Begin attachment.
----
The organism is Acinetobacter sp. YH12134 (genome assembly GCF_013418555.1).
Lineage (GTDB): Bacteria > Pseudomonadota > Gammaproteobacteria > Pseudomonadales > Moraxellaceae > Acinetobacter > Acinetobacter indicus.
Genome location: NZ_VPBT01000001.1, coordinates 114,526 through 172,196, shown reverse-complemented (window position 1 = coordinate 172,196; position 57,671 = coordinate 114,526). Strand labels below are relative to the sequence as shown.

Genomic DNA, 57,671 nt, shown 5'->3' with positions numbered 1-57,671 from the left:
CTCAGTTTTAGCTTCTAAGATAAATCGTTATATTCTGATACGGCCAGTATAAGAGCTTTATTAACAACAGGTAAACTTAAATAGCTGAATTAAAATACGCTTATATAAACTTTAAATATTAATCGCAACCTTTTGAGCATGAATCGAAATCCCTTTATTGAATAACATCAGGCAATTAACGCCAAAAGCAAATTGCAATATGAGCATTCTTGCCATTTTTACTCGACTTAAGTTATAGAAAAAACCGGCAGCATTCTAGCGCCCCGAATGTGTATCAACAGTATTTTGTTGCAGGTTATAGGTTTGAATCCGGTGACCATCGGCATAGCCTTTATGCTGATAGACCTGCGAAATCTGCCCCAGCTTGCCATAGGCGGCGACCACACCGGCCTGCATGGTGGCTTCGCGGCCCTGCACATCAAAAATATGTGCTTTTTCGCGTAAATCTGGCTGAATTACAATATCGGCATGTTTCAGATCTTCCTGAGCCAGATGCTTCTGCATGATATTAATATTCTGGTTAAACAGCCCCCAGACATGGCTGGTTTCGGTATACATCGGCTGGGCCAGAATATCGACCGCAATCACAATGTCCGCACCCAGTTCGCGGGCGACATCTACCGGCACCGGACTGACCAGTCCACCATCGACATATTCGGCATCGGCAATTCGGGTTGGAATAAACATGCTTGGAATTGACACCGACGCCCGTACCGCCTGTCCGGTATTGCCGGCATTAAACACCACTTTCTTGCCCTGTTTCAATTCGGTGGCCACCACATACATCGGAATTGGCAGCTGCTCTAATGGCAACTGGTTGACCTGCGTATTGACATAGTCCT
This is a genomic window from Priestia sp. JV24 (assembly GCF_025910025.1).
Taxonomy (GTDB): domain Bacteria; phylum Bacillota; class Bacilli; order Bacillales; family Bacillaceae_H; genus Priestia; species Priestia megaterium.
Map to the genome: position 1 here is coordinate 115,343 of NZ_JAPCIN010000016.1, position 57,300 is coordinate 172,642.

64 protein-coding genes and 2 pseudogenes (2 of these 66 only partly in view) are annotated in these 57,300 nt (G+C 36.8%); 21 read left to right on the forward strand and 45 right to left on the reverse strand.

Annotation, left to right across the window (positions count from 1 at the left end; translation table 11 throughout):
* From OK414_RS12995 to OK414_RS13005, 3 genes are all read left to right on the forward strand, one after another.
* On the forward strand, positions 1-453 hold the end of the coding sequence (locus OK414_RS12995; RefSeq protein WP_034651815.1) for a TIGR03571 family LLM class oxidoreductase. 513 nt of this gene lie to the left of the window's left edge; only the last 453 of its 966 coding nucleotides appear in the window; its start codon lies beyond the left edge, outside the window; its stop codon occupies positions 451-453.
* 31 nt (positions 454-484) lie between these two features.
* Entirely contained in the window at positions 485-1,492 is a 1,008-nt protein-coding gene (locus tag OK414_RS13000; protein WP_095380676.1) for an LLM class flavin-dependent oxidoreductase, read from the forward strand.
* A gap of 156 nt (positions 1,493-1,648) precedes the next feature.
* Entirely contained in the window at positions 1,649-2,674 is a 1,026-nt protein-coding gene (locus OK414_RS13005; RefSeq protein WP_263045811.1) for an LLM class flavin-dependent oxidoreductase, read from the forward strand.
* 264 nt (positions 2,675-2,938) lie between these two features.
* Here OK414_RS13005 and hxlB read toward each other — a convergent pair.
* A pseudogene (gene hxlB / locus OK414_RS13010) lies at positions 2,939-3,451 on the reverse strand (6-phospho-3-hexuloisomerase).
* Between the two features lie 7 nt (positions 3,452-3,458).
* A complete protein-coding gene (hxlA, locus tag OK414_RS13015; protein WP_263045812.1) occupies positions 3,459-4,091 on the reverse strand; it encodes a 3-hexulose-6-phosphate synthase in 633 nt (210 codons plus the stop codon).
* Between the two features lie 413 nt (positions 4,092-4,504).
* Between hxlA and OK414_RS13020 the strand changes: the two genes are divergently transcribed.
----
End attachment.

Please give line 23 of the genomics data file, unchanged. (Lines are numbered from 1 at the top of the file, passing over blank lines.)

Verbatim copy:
* Between hxlA and OK414_RS13020 the strand changes: the two genes are divergently transcribed.